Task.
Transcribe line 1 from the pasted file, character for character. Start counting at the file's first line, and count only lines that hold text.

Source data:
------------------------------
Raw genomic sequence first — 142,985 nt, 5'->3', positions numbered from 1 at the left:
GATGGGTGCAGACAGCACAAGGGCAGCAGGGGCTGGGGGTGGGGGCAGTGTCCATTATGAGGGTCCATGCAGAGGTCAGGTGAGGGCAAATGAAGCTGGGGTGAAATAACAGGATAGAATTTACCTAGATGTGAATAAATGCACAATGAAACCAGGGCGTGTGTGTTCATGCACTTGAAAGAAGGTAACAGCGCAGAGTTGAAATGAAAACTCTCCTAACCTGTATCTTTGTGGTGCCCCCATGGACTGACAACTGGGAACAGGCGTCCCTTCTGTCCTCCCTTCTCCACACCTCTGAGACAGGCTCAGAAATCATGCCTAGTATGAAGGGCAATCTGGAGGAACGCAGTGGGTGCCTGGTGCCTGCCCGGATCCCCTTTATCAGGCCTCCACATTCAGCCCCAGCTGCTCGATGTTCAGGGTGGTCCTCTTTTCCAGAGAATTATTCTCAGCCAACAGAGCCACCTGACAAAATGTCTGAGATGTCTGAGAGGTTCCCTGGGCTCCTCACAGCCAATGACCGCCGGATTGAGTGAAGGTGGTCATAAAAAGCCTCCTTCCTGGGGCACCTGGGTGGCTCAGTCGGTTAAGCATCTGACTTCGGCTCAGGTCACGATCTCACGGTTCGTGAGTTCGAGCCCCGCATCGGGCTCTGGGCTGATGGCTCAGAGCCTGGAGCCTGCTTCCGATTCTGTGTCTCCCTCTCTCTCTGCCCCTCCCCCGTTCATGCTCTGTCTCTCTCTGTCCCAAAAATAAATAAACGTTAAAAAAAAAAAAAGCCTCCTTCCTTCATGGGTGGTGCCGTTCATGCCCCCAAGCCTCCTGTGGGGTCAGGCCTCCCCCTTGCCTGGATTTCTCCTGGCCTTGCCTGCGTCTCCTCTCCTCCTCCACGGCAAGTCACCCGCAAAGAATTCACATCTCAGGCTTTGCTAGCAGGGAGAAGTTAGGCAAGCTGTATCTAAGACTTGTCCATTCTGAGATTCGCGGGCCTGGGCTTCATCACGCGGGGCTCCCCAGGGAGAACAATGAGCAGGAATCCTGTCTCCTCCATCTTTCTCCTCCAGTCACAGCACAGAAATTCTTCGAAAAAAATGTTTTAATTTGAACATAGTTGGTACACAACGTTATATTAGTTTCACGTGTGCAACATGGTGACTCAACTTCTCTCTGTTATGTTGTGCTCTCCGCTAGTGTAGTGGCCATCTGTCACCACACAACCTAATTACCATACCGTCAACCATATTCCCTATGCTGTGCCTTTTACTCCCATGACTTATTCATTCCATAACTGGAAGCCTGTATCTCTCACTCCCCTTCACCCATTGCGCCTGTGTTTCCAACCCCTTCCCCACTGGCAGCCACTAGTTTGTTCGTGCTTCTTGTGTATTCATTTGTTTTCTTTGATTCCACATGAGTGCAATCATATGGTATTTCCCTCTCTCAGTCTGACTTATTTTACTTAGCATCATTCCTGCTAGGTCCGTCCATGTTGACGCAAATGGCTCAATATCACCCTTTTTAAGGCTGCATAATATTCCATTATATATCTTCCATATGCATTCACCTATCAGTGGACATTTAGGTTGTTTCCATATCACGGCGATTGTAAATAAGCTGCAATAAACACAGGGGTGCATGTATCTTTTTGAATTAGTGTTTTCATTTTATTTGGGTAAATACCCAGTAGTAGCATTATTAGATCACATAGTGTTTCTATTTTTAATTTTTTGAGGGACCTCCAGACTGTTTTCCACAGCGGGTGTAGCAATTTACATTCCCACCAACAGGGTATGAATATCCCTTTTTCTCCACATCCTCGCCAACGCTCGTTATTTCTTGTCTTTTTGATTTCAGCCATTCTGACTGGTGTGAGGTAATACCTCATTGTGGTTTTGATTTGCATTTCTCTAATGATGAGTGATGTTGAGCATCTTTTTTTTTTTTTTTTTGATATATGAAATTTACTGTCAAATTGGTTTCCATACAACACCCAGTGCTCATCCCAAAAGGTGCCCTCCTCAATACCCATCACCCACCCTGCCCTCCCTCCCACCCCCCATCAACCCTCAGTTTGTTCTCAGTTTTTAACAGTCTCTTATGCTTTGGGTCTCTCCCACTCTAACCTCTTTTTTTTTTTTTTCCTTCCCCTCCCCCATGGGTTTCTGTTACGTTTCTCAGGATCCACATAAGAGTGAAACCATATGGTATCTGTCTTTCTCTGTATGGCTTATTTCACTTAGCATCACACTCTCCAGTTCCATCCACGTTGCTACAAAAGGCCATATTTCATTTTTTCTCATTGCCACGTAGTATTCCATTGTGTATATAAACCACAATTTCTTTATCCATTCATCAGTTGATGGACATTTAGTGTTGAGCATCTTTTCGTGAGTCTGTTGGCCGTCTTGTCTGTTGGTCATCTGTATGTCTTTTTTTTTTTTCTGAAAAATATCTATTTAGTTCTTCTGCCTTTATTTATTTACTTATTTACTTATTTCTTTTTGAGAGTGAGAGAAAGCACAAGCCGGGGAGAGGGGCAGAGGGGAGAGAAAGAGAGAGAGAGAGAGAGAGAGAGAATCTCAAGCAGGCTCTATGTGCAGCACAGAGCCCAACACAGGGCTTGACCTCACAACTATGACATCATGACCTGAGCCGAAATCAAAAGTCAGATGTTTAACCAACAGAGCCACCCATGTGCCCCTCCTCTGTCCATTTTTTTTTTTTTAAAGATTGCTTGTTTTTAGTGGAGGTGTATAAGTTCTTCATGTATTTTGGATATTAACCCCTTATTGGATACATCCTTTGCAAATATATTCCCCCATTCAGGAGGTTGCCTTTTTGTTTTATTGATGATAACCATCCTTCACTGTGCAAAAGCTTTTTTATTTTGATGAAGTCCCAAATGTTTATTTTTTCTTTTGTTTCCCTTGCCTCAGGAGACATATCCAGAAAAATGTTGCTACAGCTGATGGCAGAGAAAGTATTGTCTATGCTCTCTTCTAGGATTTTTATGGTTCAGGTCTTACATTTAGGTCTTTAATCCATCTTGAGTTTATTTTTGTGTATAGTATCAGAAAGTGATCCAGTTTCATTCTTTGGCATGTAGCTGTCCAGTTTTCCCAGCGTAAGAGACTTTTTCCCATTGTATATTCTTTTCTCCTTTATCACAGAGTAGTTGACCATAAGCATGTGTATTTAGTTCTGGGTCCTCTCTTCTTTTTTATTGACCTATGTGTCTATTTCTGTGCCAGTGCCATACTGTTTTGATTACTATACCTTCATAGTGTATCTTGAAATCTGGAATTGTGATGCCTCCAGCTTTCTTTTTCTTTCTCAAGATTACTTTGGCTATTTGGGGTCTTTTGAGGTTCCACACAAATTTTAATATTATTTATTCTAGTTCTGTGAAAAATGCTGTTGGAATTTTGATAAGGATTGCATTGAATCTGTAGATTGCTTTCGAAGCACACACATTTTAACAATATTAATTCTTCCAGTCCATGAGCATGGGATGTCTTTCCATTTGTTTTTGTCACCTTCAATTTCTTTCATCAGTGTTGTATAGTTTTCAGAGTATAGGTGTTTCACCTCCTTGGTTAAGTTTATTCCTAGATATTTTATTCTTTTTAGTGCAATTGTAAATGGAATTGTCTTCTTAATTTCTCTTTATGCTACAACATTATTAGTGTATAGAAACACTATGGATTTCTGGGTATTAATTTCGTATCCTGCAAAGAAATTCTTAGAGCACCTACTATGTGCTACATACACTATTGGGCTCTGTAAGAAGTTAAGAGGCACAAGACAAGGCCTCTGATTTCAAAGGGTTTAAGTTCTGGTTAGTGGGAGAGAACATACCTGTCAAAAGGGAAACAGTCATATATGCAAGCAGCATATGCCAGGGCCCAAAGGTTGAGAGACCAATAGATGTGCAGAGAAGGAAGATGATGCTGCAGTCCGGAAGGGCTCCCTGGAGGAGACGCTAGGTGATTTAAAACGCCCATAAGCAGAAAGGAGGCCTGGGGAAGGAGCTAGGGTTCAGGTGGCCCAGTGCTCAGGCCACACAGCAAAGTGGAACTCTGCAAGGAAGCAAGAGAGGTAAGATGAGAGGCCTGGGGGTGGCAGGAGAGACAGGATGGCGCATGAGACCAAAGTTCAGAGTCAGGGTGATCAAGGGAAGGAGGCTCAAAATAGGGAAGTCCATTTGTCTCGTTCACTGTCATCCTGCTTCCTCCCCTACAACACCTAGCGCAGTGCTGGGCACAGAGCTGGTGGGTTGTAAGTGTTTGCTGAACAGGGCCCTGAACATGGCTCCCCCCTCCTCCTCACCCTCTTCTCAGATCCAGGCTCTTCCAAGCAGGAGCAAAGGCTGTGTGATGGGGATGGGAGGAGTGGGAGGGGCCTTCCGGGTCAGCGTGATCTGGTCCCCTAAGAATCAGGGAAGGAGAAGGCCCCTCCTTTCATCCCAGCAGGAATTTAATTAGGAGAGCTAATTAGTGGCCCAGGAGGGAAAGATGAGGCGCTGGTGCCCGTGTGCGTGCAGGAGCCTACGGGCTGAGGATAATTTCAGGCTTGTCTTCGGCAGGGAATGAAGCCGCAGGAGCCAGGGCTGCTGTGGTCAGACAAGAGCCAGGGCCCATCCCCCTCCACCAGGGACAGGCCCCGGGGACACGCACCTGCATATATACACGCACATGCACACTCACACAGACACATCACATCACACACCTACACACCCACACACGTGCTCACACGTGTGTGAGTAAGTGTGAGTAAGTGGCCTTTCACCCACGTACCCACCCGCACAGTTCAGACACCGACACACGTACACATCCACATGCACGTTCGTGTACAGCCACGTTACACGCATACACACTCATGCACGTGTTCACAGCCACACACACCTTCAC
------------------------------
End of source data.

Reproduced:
Raw genomic sequence first — 142,985 nt, 5'->3', positions numbered from 1 at the left: